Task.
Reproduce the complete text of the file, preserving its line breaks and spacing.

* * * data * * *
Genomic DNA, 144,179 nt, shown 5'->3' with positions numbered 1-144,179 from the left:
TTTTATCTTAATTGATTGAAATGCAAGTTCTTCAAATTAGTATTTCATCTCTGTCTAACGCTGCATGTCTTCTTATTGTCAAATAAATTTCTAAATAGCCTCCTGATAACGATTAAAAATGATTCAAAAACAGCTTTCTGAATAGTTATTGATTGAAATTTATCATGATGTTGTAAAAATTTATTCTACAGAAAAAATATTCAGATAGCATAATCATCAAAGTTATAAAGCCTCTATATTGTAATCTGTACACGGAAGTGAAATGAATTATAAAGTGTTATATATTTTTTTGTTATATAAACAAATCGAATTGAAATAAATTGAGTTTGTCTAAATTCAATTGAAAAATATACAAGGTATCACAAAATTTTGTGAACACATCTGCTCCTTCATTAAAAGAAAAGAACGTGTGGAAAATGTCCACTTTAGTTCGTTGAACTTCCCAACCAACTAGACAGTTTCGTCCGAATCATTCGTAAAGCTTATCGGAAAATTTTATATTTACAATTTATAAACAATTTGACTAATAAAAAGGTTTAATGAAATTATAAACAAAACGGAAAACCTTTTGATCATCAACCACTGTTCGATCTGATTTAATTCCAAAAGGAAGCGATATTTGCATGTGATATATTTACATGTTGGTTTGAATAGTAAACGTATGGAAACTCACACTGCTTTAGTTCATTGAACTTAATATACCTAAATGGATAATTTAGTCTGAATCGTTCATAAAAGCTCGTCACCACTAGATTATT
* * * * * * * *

Genomic DNA, 144,179 nt, shown 5'->3' with positions numbered 1-144,179 from the left:
TTTTATCTTAATTGATTGAAATGCAAGTTCTTCAAATTAGTATTTCATCTCTGTCTAACGCTGCATGTCTTCTTATTGTCAAATAAATTTCTAAATAGCCTCCTGATAACGATTAAAAATGATTCAAAAACAGCTTTCTGAATAGTTATTGATTGAAATTTATCATGATGTTGTAAAAATTTATTCTACAGAAAAAATATTCAGATAGCATAATCATCAAAGTTATAAAGCCTCTATATTGTAATCTGTACACGGAAGTGAAATGAATTATAAAGTGTTATATATTTTTTTGTTATATAAACAAATCGAATTGAAATAAATTGAGTTTGTCTAAATTCAATTGAAAAATATACAAGGTATCACAAAATTTTGTGAACACATCTGCTCCTTCATTAAAAGAAAAGAACGTGTGGAAAATGTCCACTTTAGTTCGTTGAACTTCCCAACCAACTAGACAGTTTCGTCCGAATCATTCGTAAAGCTTATCGGAAAATTTTATATTTACAATTTATAAACAATTTGACTAATAAAAAGGTTTAATGAAATTATAAACAAAACGGAAAACCTTTTGATCATCAACCACTGTTCGATCTGATTTAATTCCAAAAGGAAGCGATATTTGCATGTGATATATTTACATGTTGGTTTGAATAGTAAACGTATGGAAACTCACACTGCTTTAGTTCATTGAACTTAATATACCTAAATGGATAATTTAGTCTGAATCGTTCATAAAAGCTCGTCACCACTAGATTATT